US Medicine Facing Crisis: Only 25% of New Doctors Becoming Primary Care Physicians, Rural Areas Face Severe Shortages (+video)

photo credit: jillk61

Despite a shortage of U.S. primary care doctors, less than 25 percent of new doctors go into this field, and fewer still work in rural areas, researchers say.

Lead study author Dr. Candice Chen, an assistant research professor of the George Washington University School of Public Health and Health Services, said the study also found only 4.8 percent of the new primary care physicians set up shop in rural areas.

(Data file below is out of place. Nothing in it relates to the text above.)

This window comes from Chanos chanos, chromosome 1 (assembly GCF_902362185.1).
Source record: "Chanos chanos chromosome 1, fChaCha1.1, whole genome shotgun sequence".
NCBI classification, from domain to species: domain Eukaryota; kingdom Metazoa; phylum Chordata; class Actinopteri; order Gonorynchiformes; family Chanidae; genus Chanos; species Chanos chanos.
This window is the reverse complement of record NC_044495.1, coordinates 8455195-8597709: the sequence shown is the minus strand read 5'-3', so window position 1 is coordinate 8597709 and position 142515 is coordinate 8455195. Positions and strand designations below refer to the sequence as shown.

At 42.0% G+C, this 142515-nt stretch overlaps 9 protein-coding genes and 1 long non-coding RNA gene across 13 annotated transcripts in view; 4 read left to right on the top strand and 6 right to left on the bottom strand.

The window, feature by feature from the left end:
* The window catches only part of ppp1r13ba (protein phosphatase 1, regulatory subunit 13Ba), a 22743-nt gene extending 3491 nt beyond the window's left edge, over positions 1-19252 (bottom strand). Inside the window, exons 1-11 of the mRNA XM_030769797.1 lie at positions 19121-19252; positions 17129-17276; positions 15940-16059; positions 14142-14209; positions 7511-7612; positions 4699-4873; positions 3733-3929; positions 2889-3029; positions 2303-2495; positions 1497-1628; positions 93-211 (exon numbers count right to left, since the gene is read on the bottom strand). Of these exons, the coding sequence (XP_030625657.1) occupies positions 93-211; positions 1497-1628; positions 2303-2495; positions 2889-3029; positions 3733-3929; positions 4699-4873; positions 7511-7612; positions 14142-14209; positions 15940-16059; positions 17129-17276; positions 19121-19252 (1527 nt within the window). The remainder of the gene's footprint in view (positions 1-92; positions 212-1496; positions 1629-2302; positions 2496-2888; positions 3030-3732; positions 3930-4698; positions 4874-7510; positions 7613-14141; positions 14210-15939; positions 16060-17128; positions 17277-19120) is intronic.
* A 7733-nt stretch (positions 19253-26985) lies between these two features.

“If residency programs do not ramp up the training of these physicians the shortage in primary care, especially in remote areas, will get worse,” Chen said in a statement. “The study’s findings raise questions about whether federally funded graduate medical education institutions are meeting the nation’s need for more primary care physicians.”

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